Thursday, May 21, 2009

Session Three. Guided Thinking.

We opened the class with the question, “what do you think this whole game thing has to do with the food chain and ecosystems?”

Students sat quietly, appearing to be thinking deeply about the different connections between the game and ecosystems.  Students then threw out different answers, attempting to hit pay dirt.  Some of the answers were pretty insightful.  However, I have to admit my favorite answer came rather straightforwardly: “I don’t know, you haven’t taught us that yet.”

After the class brainstorming session, Jenkins prompted the class to think about what the words international, interact, and interracial have in common. The students singularly responded with “inter.” With more prodding, the students came to the conclusion that they all have to do with something happening “between” other things.  Now, the lights seemed to 
go on in a few more heads.  There is something to do with "between" in both the video game and in ecosystems.

As a review of the last lesson, we had the class replay the Little Big Planet level.  This time, though, they were asked to make observations about what was happening during the game.  Some of the comments included “I see player one doing his job,” “I can’t see because of this dude,” “That smoke is in my way,”and  “I’m not getting on that thing because if they press that, it could kill me.”  In a more comical exchange, one of the students gave directions to another player to “move the fish.”  When that student failed at the task, the first student exclaimed “I told you to pick up the fish, not electrify yourself!”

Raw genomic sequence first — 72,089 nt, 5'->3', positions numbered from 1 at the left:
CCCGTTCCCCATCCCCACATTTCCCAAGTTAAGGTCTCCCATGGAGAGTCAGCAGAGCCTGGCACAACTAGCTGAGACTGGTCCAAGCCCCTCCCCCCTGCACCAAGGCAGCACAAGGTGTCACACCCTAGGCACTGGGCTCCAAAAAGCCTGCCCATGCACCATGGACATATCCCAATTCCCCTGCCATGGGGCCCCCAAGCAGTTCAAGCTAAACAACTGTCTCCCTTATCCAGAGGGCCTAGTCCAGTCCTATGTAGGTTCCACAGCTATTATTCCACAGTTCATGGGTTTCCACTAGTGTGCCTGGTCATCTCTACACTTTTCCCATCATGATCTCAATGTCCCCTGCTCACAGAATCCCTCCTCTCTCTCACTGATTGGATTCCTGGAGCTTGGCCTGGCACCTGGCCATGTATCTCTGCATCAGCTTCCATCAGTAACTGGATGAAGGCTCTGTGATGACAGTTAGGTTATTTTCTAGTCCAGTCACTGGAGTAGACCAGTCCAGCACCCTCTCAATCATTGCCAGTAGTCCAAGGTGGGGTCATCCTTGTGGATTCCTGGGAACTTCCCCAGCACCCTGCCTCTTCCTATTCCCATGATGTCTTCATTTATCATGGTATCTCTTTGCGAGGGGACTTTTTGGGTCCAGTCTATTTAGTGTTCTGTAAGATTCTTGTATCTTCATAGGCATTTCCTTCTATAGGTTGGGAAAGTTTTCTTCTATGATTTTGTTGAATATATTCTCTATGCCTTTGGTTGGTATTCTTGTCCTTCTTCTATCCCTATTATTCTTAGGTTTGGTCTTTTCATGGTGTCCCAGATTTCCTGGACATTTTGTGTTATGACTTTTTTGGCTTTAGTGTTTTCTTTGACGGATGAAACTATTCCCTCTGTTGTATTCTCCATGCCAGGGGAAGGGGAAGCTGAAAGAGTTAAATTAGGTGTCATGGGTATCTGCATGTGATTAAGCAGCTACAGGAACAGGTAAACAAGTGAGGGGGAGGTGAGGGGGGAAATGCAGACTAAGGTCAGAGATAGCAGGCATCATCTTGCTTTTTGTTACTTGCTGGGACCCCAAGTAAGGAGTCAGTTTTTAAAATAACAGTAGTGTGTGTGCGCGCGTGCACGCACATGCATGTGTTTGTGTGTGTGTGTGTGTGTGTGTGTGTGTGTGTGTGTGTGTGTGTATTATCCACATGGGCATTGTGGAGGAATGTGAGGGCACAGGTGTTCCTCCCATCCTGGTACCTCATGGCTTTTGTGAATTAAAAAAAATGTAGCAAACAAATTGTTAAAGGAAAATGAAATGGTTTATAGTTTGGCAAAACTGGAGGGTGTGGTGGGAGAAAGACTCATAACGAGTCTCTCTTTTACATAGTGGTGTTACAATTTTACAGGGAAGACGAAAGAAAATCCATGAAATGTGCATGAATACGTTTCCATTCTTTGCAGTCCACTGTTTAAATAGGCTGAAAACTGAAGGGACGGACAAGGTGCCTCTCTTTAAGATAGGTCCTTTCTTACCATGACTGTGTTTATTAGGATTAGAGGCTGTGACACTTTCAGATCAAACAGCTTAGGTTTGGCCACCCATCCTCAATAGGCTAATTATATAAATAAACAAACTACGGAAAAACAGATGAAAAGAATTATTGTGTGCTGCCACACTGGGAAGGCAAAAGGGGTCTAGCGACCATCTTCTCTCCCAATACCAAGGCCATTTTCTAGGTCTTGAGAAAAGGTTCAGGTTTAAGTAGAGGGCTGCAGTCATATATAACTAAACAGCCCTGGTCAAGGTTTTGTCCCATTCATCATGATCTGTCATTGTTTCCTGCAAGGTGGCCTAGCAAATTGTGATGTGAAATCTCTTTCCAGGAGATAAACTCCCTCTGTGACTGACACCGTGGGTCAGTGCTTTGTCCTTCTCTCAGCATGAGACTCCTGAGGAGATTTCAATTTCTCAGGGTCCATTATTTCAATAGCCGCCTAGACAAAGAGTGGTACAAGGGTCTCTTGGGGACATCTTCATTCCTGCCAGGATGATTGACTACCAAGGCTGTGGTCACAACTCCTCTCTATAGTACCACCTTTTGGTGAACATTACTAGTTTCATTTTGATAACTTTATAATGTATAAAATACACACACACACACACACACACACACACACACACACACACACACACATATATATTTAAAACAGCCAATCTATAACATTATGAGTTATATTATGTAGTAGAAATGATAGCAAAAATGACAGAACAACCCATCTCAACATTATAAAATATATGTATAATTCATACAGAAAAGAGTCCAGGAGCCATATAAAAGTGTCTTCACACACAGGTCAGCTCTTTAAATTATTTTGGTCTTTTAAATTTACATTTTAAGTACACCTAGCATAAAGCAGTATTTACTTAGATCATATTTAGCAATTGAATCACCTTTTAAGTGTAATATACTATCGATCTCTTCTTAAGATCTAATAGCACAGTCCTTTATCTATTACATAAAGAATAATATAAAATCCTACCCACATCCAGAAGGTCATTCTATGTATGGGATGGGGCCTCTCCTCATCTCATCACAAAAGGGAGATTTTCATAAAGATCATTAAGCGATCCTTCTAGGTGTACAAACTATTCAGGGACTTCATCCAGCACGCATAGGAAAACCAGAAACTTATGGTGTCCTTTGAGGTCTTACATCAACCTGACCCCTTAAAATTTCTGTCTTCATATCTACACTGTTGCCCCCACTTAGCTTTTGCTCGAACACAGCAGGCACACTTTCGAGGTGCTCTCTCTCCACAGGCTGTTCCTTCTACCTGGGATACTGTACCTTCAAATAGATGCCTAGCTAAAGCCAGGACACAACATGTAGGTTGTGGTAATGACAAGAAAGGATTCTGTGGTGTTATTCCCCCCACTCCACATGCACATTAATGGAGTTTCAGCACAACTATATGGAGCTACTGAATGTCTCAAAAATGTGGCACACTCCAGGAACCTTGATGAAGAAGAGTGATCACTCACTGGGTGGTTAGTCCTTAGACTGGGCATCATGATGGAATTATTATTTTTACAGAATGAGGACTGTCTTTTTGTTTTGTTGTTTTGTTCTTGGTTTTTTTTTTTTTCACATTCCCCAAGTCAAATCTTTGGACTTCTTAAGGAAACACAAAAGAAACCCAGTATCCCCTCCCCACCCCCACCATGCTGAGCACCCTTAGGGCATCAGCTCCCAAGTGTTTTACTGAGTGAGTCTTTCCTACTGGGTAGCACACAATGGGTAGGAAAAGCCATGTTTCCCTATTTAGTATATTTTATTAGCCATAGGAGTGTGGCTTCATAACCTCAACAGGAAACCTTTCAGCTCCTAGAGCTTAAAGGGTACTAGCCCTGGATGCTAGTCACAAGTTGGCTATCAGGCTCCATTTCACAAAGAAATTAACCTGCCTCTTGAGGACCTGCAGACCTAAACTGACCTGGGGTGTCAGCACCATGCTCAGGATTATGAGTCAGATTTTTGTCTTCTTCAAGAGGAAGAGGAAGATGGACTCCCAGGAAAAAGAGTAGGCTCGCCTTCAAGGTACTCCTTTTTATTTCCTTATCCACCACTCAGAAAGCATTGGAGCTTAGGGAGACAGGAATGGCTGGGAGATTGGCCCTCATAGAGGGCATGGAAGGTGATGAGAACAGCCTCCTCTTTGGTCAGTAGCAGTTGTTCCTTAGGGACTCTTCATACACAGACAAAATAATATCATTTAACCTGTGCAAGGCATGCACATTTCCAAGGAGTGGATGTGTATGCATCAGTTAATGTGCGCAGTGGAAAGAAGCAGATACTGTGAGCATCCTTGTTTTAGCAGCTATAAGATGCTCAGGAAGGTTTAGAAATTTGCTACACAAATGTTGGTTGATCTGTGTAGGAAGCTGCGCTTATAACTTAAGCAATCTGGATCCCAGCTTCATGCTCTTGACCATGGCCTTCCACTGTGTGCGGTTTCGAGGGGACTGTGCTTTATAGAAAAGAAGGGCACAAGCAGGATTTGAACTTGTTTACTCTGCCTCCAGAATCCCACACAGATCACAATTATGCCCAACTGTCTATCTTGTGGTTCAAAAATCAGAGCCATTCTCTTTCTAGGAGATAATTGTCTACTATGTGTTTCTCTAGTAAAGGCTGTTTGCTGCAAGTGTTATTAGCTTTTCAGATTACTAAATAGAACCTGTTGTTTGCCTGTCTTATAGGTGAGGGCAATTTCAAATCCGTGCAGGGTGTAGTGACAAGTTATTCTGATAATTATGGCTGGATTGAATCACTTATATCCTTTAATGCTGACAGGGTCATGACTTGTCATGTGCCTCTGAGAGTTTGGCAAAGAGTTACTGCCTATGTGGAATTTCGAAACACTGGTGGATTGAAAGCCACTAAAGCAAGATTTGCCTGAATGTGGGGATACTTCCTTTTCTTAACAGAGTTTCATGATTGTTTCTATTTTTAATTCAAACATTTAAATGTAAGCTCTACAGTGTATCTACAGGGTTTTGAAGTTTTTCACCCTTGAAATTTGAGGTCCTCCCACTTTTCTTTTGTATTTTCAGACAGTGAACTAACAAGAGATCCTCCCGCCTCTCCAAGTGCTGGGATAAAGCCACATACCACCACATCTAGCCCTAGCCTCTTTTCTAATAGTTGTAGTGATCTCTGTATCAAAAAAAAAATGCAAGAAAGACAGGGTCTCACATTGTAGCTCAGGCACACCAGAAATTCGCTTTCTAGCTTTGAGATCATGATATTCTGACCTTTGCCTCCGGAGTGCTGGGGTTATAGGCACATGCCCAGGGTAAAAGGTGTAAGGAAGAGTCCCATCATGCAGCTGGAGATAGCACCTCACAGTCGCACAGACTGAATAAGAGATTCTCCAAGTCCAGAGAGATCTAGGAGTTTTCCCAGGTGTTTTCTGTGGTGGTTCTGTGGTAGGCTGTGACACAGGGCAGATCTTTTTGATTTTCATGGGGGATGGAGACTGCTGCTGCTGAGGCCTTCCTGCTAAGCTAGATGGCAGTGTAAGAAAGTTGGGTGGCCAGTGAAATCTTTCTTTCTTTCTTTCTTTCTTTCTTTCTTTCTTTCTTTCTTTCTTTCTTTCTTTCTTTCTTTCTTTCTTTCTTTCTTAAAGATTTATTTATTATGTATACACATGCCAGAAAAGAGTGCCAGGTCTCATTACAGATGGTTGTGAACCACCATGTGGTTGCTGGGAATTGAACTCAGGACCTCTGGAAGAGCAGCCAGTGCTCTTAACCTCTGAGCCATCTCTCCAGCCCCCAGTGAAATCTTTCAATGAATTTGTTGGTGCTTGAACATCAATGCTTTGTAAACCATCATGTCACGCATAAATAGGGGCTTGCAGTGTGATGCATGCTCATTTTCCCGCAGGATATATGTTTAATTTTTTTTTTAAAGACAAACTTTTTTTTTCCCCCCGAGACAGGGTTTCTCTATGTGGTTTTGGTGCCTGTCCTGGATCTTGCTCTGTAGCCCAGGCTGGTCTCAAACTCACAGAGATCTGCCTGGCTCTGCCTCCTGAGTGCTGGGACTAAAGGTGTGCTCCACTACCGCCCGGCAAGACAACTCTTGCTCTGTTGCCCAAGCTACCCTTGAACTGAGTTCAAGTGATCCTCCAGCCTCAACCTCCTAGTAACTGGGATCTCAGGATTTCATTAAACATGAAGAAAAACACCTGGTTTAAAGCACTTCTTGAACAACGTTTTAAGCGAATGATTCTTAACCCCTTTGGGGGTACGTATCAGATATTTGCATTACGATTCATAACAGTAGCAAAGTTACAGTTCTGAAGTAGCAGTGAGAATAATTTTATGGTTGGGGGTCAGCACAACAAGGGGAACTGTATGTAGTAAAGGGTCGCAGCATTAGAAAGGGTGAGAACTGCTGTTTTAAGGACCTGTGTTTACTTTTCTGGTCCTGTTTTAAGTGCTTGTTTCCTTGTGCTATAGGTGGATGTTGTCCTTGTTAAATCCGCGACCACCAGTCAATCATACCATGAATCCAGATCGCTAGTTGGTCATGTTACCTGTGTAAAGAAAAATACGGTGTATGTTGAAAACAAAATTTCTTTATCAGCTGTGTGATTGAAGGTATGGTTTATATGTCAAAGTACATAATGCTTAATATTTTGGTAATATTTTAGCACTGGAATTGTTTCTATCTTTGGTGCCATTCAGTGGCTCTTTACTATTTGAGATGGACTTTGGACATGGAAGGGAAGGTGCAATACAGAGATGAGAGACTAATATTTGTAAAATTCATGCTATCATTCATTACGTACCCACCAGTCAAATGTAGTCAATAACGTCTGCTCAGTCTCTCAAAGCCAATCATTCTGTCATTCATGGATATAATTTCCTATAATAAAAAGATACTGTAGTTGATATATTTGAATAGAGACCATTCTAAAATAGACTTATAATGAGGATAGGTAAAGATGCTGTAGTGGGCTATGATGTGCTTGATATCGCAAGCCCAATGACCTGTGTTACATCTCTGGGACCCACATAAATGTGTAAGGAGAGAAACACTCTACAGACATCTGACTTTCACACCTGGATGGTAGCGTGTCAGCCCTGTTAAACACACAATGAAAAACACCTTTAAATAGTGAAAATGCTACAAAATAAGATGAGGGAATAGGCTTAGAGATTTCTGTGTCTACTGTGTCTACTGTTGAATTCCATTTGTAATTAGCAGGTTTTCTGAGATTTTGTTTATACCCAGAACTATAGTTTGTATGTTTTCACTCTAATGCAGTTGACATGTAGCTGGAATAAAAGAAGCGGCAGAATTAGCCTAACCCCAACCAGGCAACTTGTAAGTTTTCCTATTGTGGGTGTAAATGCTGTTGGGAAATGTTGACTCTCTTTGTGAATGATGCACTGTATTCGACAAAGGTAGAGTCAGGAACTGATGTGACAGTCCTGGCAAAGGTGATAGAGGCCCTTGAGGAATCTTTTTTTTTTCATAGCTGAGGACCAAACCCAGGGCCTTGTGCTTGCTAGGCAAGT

When asked later what they think was a major theme of these comments, students began to see that a lot of it has to do with how what one person was doing was affected by what other people were doing.  One step closer to interdependence.

Once the gameplay was finished, the discussion began with, “do you remember what you were supposed to be thinking about while we were playing?” Interdependence.  Since our goal is to get the kids thinking as much as possible about interdependence, we asked another question, "When do people depend on each other?"

-“When have we ever depended on other people?”
-“Jail”—no explanation provided.
-“When I’m sick” “My mom has to cook food for me.”
How is this similar to a sports team?
-“Like on the track team, we have to pass the thing off to each other.”

We ended the class with an activity: "We have a long roll of green paper, and you are going to draw pictures of a time in real life when people depend on each other. We’ll roll the paper out along the floor and sit on the floor to draw with some markers."

No comments:

Post a Comment